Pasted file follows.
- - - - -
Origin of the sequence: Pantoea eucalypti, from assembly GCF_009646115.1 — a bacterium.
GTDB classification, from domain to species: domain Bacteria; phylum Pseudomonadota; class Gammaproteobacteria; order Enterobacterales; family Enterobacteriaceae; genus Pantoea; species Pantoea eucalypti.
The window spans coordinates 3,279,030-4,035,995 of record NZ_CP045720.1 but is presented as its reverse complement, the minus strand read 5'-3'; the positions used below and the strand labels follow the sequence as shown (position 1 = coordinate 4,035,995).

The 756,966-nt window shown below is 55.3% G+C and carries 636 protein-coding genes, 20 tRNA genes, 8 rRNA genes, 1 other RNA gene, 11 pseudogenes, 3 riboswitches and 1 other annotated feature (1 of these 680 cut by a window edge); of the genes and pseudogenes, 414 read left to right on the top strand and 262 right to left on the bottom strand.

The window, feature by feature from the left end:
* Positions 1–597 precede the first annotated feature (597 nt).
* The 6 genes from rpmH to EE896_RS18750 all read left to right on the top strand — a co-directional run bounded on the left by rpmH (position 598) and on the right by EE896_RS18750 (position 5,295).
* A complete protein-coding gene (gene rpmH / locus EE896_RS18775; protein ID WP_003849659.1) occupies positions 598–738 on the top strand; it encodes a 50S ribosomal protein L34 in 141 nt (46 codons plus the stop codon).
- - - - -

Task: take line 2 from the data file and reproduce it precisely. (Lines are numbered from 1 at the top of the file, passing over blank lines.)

GTDB classification, from domain to species: domain Bacteria; phylum Pseudomonadota; class Gammaproteobacteria; order Enterobacterales; family Enterobacteriaceae; genus Pantoea; species Pantoea eucalypti.